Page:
The district court found that the DRA failed to act in good faith with respect to the library negotiations. The court based its decision on the fact that a secret meeting occurred involving all the interested parties except Levin. The district court noted that if good-faith negotiations are to exist, all parties should be present. The DRA claims that the district court erred and that the contract did not require it to negotiate in good faith with regard to the library negotiations.
Whether the DRA had a contractual duty to negotiate in good faith is a matter of contract interpretation and a question of law. Harris v. Metro. Mall, 112 Wis.2d 487, 503, 334 N.W.2d 519 (1983). We review questions of law de novo.
The provisions of the Phase II & III Sub-Agreement relevant to the library negotiations include the following:
Section 5.1. Notwithstanding the foregoing, if due to environmental contamination or other conditions or circumstances DRA cannot obtain any parcel at what it deems a reasonable cost, Developer agrees to meet with DRA or its representative and negotiate in good faith for adjustment of the Redevelopment Plan and the terms of this Agreement to avoid, if possible, the need to acquire such parcel(s).
Section 5.10. In the event the Redevelopment Plan is modified resulting in a positive economic benefit to the project (including, but not limited to, inclusion of a new public library or a new restaurant), ․ the parties shall meet and negotiate in good faith for appropriate adjustments to the amount of guaranteed development value as provided in sec. 5.8, the development phasing as provided in sec. 5.9 and/or the promotional efforts and expenditures as provided by secs. 3.2 and 4.1, considering such factors as the ․ reasonable expectation of the parties at the time of execution of this Agreement and any other factors which have, or are expected to, increase or decrease the overall expense or benefits from the project to the Developer or DRA from any other previously unanticipated changes in circumstances.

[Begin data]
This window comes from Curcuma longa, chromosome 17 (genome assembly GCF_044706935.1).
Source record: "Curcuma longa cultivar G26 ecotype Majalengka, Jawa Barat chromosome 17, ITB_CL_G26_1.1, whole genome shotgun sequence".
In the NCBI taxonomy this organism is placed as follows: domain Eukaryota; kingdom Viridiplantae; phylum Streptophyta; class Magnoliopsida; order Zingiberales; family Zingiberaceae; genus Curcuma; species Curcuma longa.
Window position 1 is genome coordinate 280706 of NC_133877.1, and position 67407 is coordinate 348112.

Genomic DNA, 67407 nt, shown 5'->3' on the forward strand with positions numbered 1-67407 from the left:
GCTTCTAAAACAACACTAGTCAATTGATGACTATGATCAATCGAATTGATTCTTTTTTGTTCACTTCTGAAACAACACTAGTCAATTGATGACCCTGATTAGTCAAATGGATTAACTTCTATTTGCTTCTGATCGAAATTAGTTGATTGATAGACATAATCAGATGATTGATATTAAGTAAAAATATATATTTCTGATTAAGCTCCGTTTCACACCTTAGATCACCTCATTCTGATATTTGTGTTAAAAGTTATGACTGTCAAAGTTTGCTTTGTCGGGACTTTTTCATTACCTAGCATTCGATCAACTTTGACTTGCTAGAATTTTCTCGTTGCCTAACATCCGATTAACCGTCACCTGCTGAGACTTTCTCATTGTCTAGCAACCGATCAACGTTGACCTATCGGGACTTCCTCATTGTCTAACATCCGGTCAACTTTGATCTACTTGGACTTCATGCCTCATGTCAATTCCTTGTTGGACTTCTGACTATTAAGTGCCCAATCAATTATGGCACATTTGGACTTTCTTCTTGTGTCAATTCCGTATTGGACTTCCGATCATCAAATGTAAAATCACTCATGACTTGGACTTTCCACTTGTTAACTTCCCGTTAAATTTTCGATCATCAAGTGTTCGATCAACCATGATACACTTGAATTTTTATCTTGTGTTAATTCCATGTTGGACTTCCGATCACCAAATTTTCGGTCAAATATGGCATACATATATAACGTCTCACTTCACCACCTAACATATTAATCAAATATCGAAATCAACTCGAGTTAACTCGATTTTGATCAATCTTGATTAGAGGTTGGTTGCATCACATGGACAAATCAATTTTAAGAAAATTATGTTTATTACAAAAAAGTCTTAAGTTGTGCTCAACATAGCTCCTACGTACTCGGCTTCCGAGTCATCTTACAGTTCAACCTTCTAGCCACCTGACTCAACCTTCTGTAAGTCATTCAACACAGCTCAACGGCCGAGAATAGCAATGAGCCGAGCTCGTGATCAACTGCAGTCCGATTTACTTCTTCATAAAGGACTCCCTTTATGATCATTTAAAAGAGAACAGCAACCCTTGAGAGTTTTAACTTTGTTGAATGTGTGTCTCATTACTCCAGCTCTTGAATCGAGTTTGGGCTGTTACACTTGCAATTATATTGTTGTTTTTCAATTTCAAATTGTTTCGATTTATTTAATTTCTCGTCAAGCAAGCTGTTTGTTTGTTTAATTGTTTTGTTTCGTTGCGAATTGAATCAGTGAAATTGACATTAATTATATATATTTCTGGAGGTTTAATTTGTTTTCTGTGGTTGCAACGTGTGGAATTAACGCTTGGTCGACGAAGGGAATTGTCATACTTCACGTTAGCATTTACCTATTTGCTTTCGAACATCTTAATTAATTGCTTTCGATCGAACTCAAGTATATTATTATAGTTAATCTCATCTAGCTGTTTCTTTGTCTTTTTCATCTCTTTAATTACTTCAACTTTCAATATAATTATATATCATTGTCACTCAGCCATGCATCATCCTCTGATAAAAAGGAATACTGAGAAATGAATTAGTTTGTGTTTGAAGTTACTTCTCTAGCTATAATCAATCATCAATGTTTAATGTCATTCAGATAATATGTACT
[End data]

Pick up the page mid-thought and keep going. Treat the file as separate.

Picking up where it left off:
The DRA misreads the plain language of Section 5.10 and attempts to devise an interpretation of it that simply ignores the unambiguous nature of Section 5.10. We agree with the DRA that Levin had no contractual right to build a library. But this does not preclude the DRA from acting in good faith when it negotiated with Levin about the library. Contractual language is ambiguous only when it is “reasonably or fairly susceptible of more than one construction.” Borchardt v. Wilk, 156 Wis.2d 420, 427, 456 N.W.2d 653 (Ct.App.1990). Unambiguous contractual language must be enforced as written. Dykstra v. Arthur G. McKee & Co., 92 Wis.2d 17, 38, 284 N.W.2d 692 (Ct.App.1979). We cannot agree that the contractual language at issue is ambiguous. Section 5.10 specifically asserts that the parties are to “negotiate in good faith” if a new public library is included in the plan.
The DRA also points out that 5.10 delineates the specific subjects to which the parties must negotiate in good faith. It then notes that construction of the library was not one of them. The DRA focuses its attention on the following passage of Section 5.10: “the parties shall meet and negotiate in good faith for appropriate adjustments to the amount of guaranteed development value as provided in sec. 5.8, the development phasing as provided in sec. 5.9 and/or the promotional efforts and expenditures as provided by secs. 3.2 and 4.1.” It is true that Section 5.10 limits what the good-faith conduct applies to. However, once the DRA, Library Board, and Levin began negotiating about the possible construction of a public library in downtown DeForest, we think those aspects specifically listed in 5.10 came into effect, invoking the DRA's duty to negotiate in good faith.
After finding these good-faith provisions of the agreement apply, we must consider whether the DRA breached them in its negotiations concerning the library. The district court found that there was a secret meeting between the DRA, the DeForest Village Board, and the Library Board and that this meeting constituted bad faith negotiations. The determination that a secret meeting occurred is a question of fact.